Event organizer

Event organizer: I have no legal basis to request a coronavirus certificate | Coronavirus

On August 5, a rock opera called “Johnny” will premiere at the Tartu Song Festival Grounds, a senior producer for the event, Mihkel Truman, who took a year and a half to prepare. They made a decision on the audience limit in the summer: 3,000 people will be allowed in for the show.

The government however decided last week that events which do not verify spectator vaccinations, recovery or negative test results, can only allow 500 people for indoor events and 1,500 people for outdoor events. , from August 2.

Now organizers must find a way to reduce the number of spectators or start asking for proof of vaccination, recovery or negative test. While the first option would result in significant financial losses, organizers face legal issues for the second option.

“We can ask for a certificate, but there’s no legal basis for the person to have to show it,” Truman said of the complicated situation organizers find themselves in. “Currently, concert organizers have been tasked with something that is beyond their jurisdiction. . As long as there is no nationwide emergency, we have no legal basis to request a person’s state of health, as this is confidential personal data.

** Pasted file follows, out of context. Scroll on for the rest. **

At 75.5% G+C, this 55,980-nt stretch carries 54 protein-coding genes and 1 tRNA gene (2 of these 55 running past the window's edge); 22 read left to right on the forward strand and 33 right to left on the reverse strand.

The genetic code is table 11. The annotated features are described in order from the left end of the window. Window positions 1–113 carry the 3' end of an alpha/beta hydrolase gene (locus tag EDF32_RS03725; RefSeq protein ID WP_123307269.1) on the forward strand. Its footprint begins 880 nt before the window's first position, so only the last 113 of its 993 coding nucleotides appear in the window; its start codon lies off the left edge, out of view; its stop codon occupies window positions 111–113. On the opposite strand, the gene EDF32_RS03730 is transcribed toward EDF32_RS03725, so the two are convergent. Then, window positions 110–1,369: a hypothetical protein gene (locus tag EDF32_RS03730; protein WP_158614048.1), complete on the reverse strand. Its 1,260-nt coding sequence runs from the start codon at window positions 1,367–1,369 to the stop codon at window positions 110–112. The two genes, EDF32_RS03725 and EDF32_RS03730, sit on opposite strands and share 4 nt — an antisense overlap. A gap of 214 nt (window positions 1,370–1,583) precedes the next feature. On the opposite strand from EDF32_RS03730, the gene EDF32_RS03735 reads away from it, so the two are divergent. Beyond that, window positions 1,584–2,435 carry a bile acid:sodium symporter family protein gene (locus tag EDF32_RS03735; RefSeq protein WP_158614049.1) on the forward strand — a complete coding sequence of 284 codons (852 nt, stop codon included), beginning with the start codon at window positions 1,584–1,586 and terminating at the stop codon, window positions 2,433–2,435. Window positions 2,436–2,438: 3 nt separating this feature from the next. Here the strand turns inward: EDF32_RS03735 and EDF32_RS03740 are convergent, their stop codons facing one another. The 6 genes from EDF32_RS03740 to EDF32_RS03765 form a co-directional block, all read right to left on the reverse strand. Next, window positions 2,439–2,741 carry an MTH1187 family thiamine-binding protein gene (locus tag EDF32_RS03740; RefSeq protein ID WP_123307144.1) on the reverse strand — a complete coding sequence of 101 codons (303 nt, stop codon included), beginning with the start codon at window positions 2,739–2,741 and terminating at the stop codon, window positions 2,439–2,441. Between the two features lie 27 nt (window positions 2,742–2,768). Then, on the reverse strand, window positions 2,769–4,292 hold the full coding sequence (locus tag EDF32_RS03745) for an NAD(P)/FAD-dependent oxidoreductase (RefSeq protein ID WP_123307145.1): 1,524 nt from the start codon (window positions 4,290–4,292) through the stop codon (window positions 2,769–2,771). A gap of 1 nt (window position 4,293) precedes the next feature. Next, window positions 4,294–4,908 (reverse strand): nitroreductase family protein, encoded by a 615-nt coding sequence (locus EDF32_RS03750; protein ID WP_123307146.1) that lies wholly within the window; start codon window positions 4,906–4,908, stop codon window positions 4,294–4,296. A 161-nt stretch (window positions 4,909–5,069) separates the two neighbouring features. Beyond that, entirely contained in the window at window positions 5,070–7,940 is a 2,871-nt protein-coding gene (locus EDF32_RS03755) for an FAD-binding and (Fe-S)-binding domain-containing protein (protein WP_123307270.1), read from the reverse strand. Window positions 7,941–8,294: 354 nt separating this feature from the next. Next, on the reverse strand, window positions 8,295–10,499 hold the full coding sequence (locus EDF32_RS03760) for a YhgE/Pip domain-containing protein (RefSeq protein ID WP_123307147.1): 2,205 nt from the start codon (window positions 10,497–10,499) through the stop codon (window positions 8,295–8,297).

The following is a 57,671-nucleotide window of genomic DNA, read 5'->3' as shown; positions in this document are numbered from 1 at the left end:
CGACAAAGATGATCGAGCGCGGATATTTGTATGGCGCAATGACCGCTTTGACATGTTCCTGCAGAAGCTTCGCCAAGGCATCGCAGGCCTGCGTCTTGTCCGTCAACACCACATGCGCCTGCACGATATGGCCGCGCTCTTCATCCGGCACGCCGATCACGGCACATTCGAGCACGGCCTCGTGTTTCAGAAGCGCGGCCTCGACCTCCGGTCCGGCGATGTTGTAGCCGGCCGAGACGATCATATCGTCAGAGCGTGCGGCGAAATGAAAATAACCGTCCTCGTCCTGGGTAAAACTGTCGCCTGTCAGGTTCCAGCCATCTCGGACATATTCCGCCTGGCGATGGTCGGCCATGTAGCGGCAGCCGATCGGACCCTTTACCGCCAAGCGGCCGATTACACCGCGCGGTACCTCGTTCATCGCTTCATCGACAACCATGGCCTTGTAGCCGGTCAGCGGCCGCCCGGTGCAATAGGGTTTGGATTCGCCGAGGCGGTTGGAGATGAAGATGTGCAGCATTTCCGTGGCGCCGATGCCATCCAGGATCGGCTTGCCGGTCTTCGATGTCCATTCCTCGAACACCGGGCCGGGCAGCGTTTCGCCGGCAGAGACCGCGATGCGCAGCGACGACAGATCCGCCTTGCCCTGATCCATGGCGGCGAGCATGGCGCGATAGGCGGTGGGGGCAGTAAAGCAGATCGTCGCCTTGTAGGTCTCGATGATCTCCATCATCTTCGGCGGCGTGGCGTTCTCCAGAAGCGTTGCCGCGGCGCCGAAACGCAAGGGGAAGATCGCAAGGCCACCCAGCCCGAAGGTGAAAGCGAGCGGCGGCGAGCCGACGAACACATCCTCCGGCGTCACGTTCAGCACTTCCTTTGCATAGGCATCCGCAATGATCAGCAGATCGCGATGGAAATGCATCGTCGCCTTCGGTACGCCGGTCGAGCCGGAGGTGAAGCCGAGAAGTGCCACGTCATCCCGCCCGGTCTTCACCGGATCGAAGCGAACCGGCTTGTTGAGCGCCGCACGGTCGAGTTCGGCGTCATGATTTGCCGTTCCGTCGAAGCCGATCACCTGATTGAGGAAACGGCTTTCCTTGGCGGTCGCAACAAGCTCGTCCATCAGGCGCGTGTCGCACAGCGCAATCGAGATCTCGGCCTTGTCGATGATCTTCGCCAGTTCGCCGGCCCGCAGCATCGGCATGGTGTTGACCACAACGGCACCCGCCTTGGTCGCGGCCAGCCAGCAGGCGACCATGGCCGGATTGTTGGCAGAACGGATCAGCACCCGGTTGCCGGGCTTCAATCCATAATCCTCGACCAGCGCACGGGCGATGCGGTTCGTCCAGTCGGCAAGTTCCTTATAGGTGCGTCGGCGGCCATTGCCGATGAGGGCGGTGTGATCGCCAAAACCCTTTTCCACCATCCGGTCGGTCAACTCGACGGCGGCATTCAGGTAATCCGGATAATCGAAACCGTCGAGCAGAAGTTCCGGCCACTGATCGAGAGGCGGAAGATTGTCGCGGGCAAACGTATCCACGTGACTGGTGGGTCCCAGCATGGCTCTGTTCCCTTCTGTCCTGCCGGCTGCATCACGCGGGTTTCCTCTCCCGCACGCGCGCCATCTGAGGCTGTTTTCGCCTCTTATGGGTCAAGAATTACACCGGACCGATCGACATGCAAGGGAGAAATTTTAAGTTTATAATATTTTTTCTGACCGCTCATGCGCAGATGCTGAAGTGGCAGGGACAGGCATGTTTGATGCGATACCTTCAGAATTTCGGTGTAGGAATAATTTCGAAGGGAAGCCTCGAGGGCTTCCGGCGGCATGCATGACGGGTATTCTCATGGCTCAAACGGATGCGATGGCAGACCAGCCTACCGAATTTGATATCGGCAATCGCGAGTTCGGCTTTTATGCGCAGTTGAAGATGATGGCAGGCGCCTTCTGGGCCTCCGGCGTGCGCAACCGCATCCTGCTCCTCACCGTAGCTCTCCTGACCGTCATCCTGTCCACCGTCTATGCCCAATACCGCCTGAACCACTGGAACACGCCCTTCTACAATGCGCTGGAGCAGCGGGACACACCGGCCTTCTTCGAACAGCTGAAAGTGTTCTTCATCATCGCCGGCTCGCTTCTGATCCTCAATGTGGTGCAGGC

Truman noted that people who bought tickets signed a purchase contract with the organizers and that there is no right of cancellation if the visitor refuses to show a certificate.

The only source of income for such events is the ticket income, which in turn is taken into account in the organization of the event and the salaries of the workers at the event.

Truman said that if the government has promised to announce restrictions two weeks in advance, that does not help organizers. “Unfortunately, you can’t organize an event in two weeks, nor a festival or a production. Those two weeks don’t actually help anyone,” he said.

The event organizer said the state should find options to allow events to be held safely. He also noted that a solution must be found to the problem of covering the costs of mass testing at the gates. For “Johnny”, the tests would cost €30,000 per show, but it would have to be decided who should cover the costs.

“I’m not against it at all, I’m willing to do it and check it out, but the issue is financial – it’s an expensive process to do it,” Truman said.

“We don’t want anyone getting sick or for things to get any worse,” he added. “It’s always in our interest that people feel safe, that they feel good and that everyone leaves healthy.”

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